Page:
Here’s Looking at me!

Here’s Looking at Me

Morgan will lead us through the looking glass of Sofonisba’s portraits, however, here are my thoughts and questions for you to ponder.

1. My research is all about the “absent presence” in works of art. Mary Garrard posits an interesting theory about Sofonisba Anguissola’s double portrait of Bernardo Campi painting Sofonisba. What aspect of Sofonisba is not present in this work of art?
2. Campi may be considered in a conventional way as Pygmalion in this work of art, or conversely as pseudo-Pygmalion. Discuss both of these readings and why you find one more compelling than the other.
3. Comment on the issue of audience in Sofonisba’s works and why that is such a critical factor in Garrard’s thesis.
4. What was the reigning paradigm for women artists during the Renaissance? In what ways does Sofonisba subvert this paradigm?
5. Why did Sofonisba add the word “virgo” to her self-portraits? In what other ways did she underscore her lack of identification with typical feminine qualities?
6. What did the presence of the virginal connote in the self-portraits of the artist? With whom did she wish to be symbolically linked?
7. How did the element of gender alter the chess game in the Renaissance? What does the inner dynamic of Sofonisba’s chess game reveal?
8. Garrard claims that Sofonisba’s work, with its focus on family life, kinship networks, private history, etc., questions the patriarchalism from which they depart. Do you agree?


4 responses

  1. 4–The woman artist was seen as a “marvel,” or some sort of exception to the rule of male “genuis.”

    I’m drawn to the idea of a “Chimera of Beauty” that characterized (and continues to characterize) the imaged women. Espeically, how it can be applied within a sense of the “Killing us Softly” documentary series.

  2. 1.) In the double portrait Bernardino Campi Painting Sonfonisba Anguissola, Anguissola is role playing and manipulating space. She implies an insertion of herself as the artist rather than delivering that literally, by positioning herself in the space behind the viewer. Her presence is suggested by both her portrait gaze and that of the appropriated image of Campi, according to Garrard.

    2.) Garrard poses two sides of a coin in terms of Anguissola’s inclusion of Campi:
    1. She plays to the stereotype of women being timid and leaning on this portrait as validation of her skills and status. Campi would be using Anguissola to stroke his ego, her being his “star pupil”, a testament to his “genius.”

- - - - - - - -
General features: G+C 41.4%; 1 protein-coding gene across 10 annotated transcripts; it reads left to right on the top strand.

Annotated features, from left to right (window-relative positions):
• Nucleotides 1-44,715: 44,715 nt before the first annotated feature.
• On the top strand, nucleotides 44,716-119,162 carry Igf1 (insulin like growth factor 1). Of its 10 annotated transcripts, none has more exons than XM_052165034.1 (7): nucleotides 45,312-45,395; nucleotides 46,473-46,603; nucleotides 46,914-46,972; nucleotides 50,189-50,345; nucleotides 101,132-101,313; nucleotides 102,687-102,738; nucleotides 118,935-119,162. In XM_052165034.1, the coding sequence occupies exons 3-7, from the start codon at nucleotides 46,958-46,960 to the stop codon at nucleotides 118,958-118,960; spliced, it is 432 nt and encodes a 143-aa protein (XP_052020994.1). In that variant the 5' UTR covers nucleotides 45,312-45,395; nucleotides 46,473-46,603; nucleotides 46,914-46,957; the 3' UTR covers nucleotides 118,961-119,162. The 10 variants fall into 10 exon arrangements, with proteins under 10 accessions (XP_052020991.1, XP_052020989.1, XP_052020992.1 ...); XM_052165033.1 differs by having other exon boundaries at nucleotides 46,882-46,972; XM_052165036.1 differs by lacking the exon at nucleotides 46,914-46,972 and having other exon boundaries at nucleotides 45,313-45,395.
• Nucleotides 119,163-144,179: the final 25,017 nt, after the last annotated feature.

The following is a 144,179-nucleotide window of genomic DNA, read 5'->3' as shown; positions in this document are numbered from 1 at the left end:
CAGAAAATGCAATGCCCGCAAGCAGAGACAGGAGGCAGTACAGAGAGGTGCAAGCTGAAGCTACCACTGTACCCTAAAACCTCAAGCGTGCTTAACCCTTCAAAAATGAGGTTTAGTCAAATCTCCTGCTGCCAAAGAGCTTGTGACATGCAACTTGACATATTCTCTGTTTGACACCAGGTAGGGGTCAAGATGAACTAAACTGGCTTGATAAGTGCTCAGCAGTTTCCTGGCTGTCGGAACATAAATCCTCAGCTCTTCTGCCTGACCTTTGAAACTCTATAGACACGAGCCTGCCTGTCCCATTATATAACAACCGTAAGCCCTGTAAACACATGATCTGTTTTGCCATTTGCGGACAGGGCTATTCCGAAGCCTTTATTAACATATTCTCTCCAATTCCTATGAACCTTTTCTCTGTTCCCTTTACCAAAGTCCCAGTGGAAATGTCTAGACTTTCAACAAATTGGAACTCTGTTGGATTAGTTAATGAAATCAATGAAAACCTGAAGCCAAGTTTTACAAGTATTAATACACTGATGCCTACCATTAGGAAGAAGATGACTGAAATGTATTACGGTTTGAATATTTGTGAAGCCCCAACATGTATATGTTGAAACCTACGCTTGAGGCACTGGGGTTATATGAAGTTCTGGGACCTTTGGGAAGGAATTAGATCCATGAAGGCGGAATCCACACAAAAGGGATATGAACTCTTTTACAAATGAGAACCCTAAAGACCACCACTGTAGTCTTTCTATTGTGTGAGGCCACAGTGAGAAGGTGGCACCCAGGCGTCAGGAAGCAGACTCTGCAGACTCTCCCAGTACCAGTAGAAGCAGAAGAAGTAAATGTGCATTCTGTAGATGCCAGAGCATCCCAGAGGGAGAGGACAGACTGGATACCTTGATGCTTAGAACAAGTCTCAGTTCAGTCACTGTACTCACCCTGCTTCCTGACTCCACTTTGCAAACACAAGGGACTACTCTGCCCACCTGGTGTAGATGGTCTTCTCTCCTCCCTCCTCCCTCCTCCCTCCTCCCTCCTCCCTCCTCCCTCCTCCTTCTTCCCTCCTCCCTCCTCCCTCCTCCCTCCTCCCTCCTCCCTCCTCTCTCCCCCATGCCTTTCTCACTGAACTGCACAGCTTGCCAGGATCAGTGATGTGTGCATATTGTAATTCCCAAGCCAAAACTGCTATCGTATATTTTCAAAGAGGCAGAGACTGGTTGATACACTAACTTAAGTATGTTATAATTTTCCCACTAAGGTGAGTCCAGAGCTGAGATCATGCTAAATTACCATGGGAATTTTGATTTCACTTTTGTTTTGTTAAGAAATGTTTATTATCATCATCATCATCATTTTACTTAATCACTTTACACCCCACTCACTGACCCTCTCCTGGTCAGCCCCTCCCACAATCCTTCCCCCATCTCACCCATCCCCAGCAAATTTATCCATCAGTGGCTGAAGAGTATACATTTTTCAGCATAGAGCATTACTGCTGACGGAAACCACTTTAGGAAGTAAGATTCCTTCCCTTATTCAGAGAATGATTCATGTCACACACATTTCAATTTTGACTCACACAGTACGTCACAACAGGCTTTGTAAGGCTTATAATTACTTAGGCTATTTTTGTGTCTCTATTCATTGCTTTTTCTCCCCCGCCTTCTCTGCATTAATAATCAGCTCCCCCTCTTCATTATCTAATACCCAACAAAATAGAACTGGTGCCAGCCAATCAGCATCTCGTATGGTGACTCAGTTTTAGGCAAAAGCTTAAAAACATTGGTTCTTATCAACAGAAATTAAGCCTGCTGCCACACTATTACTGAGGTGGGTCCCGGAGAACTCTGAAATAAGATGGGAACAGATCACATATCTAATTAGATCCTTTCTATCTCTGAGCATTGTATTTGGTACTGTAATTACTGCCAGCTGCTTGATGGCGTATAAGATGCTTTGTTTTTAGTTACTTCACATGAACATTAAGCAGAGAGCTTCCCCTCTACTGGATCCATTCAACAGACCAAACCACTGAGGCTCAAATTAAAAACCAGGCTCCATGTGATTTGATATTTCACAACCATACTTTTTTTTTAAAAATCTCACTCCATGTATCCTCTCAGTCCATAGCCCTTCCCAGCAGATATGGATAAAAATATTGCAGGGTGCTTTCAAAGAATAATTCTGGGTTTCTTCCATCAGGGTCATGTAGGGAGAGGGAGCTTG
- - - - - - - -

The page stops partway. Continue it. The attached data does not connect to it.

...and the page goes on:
[Pygmalion reference to his supposed admiration of her, though I’d be given to call it guised narcissism)

    2. Anguissola takes shots at her former instructor, subtlely reducing him to a mere copycat by having him hold a mahlstick, and by painting him painting her (whereas in reality she is in charge of her representation, and her narrative suggests that she has surpassed him–I wonder if Campi was given credit for paintings she produced, or how long she clung to his style/his teaching-training…)
    I find the argument that Campi serves as a pseudo-Pygmalion more compelling, of course! Anguissola was more certainly clever enough to undermine Campi’s repute and assertively promote herself at the same time…The power dynamic is interesting: Who is the master puppeteer? Anguissola pulls the strings here through narrative and specific details (mahlstick=weakness &timidity; Campi’s fabricated activity of painting Anguissola who is painting herself twice…)

  3. I was intrigued by Garrard’s presentation of the women artist’s problem, having to navigate and negotiate in a world where women were passive receptacles of male creativity, art linked to ideal beauty, everything related to the art field being sexualized…Subverting the paradigm meant generating a safe space between ‘only a woman’ and ‘not a woman’, using “coded self-expression disguised as proper femininity.”

    Anguissola and other women artists referred to themselves with words of multiple meanings, such as virgo. Virgo connoted that exceptional, othering uber chaste status, but also independence and self-possession, dignity, power, justice. Anguissola distanced herself from feminine trope of vanity and excess decoration. I find it ironic that she choose the courtier’s ideal male representation, black with lace collars, and became recognized for her nobility and intellectual pursuits. Also, interesting juxtaposition that virgo is associated with both Athena and the fertililty goddess complex, Astraea-Ester-Ishtar-Isis-Venus, the epitome of femininity.

  4. Garrard proposes such an interesting idea that Campi’s presence in the work is simultaneously diminishing her and giving her greater signifcance with his validation. This fine line of men uplifting and down-playing women is definitely an interesting trend in this course.
    I also love the idea that she was sneaky enough to criticize Campi so publicly. I truly believe that women controlled everything throughout history in a behind-the-scenes way. But seeing as history was recorded by men, we don’t have any real evidence of this.
    What is bothersome to me about this is that when male artists are pupils of another male artist, things like this are never even analyzed. Maybe it’s because I am working on my midterm, but this whole proposition is so gendered to me that it makes me not want to read the article. Male artists and female artists are still so separate because art historians speak about them differently.

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